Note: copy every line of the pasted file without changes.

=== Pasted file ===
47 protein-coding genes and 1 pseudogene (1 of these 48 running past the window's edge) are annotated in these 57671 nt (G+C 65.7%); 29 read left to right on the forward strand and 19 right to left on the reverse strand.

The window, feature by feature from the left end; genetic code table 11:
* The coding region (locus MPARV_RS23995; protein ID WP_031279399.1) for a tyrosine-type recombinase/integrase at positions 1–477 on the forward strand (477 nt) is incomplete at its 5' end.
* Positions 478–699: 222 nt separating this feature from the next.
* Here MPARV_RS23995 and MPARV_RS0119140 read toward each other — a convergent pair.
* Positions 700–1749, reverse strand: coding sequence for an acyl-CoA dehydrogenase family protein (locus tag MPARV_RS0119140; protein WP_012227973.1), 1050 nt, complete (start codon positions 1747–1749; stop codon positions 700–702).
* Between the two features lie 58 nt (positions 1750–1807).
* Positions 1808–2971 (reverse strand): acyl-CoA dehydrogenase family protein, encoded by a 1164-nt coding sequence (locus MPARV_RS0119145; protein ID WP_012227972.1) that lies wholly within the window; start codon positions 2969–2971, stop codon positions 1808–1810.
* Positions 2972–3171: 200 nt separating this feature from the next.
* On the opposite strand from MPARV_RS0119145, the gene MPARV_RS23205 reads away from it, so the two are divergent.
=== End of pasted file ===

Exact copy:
47 protein-coding genes and 1 pseudogene (1 of these 48 running past the window's edge) are annotated in these 57671 nt (G+C 65.7%); 29 read left to right on the forward strand and 19 right to left on the reverse strand.

The window, feature by feature from the left end; genetic code table 11:
* The coding region (locus MPARV_RS23995; protein ID WP_031279399.1) for a tyrosine-type recombinase/integrase at positions 1–477 on the forward strand (477 nt) is incomplete at its 5' end.
* Positions 478–699: 222 nt separating this feature from the next.
* Here MPARV_RS23995 and MPARV_RS0119140 read toward each other — a convergent pair.
* Positions 700–1749, reverse strand: coding sequence for an acyl-CoA dehydrogenase family protein (locus tag MPARV_RS0119140; protein WP_012227973.1), 1050 nt, complete (start codon positions 1747–1749; stop codon positions 700–702).
* Between the two features lie 58 nt (positions 1750–1807).
* Positions 1808–2971 (reverse strand): acyl-CoA dehydrogenase family protein, encoded by a 1164-nt coding sequence (locus MPARV_RS0119145; protein ID WP_012227972.1) that lies wholly within the window; start codon positions 2969–2971, stop codon positions 1808–1810.
* Positions 2972–3171: 200 nt separating this feature from the next.
* On the opposite strand from MPARV_RS0119145, the gene MPARV_RS23205 reads away from it, so the two are divergent.